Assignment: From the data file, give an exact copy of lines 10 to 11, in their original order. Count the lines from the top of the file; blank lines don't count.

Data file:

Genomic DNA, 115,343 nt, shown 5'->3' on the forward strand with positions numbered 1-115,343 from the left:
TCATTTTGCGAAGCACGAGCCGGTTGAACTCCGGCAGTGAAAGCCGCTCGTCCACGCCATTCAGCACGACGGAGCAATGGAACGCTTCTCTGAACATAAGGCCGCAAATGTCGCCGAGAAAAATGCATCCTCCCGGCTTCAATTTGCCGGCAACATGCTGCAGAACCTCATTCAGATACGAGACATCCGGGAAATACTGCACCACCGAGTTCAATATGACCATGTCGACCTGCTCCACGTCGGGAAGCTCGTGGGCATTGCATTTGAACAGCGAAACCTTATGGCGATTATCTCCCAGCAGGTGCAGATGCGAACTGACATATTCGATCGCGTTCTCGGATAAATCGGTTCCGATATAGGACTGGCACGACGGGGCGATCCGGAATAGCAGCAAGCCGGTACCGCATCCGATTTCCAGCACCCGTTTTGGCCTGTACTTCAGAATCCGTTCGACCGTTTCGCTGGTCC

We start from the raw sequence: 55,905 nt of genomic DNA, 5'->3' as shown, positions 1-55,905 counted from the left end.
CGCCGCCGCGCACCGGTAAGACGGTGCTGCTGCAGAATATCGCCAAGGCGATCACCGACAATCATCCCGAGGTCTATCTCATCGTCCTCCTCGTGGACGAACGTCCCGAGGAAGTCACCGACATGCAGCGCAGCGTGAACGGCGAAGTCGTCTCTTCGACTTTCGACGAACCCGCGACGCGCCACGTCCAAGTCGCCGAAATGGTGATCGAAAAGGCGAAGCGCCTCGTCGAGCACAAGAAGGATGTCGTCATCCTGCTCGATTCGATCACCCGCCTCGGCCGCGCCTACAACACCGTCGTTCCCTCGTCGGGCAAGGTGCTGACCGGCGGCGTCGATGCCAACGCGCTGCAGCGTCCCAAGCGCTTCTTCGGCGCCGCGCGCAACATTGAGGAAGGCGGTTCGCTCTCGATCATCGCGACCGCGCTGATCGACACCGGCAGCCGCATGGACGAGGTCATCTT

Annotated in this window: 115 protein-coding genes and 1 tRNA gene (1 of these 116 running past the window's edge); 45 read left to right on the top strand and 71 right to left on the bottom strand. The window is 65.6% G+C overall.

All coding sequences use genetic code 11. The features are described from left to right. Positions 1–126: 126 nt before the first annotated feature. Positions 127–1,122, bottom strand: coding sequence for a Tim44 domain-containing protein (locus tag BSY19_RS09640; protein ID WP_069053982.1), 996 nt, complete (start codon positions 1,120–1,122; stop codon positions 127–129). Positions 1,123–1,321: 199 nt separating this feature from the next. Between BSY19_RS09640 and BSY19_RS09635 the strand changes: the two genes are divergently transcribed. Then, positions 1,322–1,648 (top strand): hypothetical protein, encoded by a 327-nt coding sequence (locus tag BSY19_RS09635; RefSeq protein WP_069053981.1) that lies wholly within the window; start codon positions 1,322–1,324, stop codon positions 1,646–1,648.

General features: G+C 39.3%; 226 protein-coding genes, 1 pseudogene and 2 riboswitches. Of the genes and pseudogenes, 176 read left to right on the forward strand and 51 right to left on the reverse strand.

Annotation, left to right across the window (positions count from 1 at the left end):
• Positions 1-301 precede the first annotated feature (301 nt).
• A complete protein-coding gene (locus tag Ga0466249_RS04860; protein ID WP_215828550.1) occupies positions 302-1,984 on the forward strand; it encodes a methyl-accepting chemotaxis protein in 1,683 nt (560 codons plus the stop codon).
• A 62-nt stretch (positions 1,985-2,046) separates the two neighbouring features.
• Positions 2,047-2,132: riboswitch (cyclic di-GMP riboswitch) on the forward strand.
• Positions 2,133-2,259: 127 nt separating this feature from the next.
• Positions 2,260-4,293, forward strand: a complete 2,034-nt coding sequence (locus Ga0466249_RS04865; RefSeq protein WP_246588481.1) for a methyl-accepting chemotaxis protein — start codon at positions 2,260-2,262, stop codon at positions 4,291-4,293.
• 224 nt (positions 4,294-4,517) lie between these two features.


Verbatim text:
• A complete protein-coding gene (locus tag Ga0466249_RS04860; protein ID WP_215828550.1) occupies positions 302-1,984 on the forward strand; it encodes a methyl-accepting chemotaxis protein in 1,683 nt (560 codons plus the stop codon).
• A 62-nt stretch (positions 1,985-2,046) separates the two neighbouring features.